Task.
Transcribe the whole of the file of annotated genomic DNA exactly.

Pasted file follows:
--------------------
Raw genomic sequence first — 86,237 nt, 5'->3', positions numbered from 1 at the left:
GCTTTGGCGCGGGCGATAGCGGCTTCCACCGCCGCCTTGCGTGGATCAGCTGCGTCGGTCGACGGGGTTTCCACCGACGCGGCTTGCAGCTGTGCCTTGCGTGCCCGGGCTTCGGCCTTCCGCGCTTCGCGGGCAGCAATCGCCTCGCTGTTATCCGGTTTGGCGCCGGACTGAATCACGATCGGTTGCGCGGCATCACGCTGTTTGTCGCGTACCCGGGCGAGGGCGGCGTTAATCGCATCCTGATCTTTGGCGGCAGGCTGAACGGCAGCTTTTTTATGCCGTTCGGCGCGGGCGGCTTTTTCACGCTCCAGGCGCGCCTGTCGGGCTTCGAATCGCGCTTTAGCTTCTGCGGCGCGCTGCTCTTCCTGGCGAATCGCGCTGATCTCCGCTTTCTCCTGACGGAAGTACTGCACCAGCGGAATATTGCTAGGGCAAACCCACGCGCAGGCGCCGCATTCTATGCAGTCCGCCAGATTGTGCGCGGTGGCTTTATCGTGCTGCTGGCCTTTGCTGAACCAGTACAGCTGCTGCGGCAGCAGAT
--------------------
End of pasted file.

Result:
Raw genomic sequence first — 86,237 nt, 5'->3', positions numbered from 1 at the left:
GCTTTGGCGCGGGCGATAGCGGCTTCCACCGCCGCCTTGCGTGGATCAGCTGCGTCGGTCGACGGGGTTTCCACCGACGCGGCTTGCAGCTGTGCCTTGCGTGCCCGGGCTTCGGCCTTCCGCGCTTCGCGGGCAGCAATCGCCTCGCTGTTATCCGGTTTGGCGCCGGACTGAATCACGATCGGTTGCGCGGCATCACGCTGTTTGTCGCGTACCCGGGCGAGGGCGGCGTTAATCGCATCCTGATCTTTGGCGGCAGGCTGAACGGCAGCTTTTTTATGCCGTTCGGCGCGGGCGGCTTTTTCACGCTCCAGGCGCGCCTGTCGGGCTTCGAATCGCGCTTTAGCTTCTGCGGCGCGCTGCTCTTCCTGGCGAATCGCGCTGATCTCCGCTTTCTCCTGACGGAAGTACTGCACCAGCGGAATATTGCTAGGGCAAACCCACGCGCAGGCGCCGCATTCTATGCAGTCCGCCAGATTGTGCGCGGTGGCTTTATCGTGCTGCTGGCCTTTGCTGAACCAGTACAGCTGCTGCGGCAGCAGAT